Local
7:16 pm
Wed February 29, 2012

Orie Attorney Calls Evidence Against Her an “Optical Illusion”

The jury hearing the retrial of State Senator Jane Orie (R-McCandless) listened to opening arguments Wednesday. Judge Jeffrey Manning outlined the 26 charges against her, which include criminal conspiracy, ethics violations, obstruction of justice and new charges that she committed perjury and submitted forged documents at her first trial last year.

Orie is accused of using state-funded staff for campaign work that benefited her and her sister, State Supreme Court Justice Joan Orie Melvin.

Allegheny County Assistant District Attorney Lawrence Claus told jurors they have mountains of evidence against Orie in the form of documents and emails, and said the senator actively took part in fabricating, destroying, and removing official evidence as part of a cover up of known illegal activity.

But Orie's attorney, William Costopoulos, called the evidence an optical illusion and said that while there is a lot of it, it amounts to a lot of nothing. He said there is no concrete evidence that directly links Senator Orie to the forgeries.

Orie's first trial ended in a mistrial during jury deliberations when the judge ruled that a defense document had been forged. Costopoulos said they're not denying the documents were forged, but stated that Orie had nothing to do with the forgeries. He said they came from someone either trying to do her harm or trying to help her in a misguided way.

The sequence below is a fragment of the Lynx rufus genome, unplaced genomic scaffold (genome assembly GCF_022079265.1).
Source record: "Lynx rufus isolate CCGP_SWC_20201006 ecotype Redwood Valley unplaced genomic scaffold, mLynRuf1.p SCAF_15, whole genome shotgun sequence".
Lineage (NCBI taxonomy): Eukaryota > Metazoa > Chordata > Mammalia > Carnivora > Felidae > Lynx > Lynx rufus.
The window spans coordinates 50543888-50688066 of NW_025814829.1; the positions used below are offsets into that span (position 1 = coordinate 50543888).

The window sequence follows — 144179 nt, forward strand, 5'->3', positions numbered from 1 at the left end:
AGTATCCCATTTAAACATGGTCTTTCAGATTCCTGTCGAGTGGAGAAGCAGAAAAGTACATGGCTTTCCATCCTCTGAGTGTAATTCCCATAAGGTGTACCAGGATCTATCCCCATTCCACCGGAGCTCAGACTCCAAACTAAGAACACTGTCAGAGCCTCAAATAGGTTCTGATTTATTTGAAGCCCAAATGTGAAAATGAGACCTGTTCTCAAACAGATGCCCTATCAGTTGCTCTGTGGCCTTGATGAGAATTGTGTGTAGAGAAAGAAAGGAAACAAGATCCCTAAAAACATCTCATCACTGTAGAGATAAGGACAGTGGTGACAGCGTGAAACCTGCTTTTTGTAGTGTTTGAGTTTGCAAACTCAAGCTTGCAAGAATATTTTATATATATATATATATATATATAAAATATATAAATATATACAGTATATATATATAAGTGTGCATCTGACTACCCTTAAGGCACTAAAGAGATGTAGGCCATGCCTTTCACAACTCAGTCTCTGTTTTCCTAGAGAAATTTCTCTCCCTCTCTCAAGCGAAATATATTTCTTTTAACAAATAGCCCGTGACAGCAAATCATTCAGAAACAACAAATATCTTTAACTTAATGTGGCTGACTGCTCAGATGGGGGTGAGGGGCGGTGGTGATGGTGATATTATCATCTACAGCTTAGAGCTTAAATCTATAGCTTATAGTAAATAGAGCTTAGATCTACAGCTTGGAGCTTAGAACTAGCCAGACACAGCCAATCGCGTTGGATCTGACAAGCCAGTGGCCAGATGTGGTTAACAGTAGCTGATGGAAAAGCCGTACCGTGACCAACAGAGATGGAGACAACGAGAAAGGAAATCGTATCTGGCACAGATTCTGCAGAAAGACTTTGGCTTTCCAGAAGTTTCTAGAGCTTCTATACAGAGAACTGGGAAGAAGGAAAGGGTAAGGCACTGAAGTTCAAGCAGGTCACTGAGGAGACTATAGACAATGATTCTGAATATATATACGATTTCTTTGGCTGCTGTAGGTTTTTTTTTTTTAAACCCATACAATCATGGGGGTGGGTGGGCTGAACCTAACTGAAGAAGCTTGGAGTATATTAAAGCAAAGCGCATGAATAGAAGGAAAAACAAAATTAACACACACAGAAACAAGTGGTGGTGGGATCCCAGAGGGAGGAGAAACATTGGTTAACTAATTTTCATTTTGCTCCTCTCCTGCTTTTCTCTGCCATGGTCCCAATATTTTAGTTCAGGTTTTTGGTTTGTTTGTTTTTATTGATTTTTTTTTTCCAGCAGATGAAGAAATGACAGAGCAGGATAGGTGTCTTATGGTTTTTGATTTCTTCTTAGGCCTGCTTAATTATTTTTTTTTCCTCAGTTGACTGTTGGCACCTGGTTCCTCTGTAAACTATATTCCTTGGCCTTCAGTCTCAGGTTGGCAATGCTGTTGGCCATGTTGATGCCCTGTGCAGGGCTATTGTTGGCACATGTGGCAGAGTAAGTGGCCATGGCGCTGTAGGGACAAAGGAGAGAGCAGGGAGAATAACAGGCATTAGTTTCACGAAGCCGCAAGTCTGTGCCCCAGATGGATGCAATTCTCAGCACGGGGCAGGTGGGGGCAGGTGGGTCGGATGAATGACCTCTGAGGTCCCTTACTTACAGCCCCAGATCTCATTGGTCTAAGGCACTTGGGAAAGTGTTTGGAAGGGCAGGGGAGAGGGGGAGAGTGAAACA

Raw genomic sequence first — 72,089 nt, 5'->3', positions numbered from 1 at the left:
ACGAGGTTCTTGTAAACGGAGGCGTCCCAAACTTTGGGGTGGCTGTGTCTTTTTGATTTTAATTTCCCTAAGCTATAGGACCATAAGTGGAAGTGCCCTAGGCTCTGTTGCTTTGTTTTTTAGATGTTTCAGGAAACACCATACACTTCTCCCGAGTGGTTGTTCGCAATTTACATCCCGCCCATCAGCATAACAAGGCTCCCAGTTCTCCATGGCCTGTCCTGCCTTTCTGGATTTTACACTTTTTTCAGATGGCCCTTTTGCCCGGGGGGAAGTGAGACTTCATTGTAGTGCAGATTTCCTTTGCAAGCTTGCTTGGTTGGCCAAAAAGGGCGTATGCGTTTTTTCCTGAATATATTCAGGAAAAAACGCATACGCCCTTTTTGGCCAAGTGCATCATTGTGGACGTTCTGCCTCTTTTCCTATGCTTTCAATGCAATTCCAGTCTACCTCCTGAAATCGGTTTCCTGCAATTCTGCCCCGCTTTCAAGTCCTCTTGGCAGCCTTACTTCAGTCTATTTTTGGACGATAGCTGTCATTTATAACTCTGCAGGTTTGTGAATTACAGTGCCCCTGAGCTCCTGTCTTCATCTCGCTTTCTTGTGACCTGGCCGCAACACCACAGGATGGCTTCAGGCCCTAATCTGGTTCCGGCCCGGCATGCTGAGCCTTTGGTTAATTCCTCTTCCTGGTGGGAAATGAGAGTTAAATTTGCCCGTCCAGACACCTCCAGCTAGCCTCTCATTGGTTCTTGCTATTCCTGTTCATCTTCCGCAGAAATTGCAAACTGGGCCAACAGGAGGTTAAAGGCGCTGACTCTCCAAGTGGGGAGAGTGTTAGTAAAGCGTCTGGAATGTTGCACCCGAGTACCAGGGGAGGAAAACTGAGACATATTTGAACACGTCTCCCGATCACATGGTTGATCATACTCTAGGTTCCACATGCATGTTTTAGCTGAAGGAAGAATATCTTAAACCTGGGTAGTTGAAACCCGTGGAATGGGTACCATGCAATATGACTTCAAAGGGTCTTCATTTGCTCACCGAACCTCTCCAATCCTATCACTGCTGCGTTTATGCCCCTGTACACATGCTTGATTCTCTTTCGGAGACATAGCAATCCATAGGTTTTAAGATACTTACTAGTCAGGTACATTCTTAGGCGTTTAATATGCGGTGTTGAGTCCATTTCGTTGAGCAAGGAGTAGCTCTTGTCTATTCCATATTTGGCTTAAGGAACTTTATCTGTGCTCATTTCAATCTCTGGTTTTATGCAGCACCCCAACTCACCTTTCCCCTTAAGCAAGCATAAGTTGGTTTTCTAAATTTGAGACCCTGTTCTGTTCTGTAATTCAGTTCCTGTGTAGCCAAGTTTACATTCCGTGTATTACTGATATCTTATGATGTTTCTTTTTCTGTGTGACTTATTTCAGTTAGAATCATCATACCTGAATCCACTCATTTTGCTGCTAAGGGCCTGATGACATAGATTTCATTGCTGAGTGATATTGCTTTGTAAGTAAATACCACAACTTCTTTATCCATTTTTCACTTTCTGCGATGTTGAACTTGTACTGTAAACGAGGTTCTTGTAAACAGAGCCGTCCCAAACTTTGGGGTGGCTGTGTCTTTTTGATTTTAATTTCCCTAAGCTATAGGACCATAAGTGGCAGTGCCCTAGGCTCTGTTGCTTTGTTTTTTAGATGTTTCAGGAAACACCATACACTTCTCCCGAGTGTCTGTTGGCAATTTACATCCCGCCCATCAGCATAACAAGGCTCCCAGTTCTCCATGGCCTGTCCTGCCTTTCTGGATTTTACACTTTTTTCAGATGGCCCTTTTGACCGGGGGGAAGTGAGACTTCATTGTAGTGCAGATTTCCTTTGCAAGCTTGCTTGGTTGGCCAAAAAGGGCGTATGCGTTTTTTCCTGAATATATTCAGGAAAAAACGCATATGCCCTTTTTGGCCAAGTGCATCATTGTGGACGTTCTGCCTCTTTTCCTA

The first witness to be called to the stand was Jennifer Rioja, the unpaid intern whose phone call led to the investigation into Orie. She and former Orie Chief of Staff Jamie Pavlot testified against the Senator in the first trial. Costopoulos said the only thing Orie is guilty of is placing trust in the wrong person: Pavlot.

Judge Manning said the trial is expected to last up to three weeks.

Justice Joan Orie Melvin has not been charged. A third sister, Janine Orie, faces charges in a separate trail. Janine Orie is said to have orchestrated much of the staff movements during the time in question.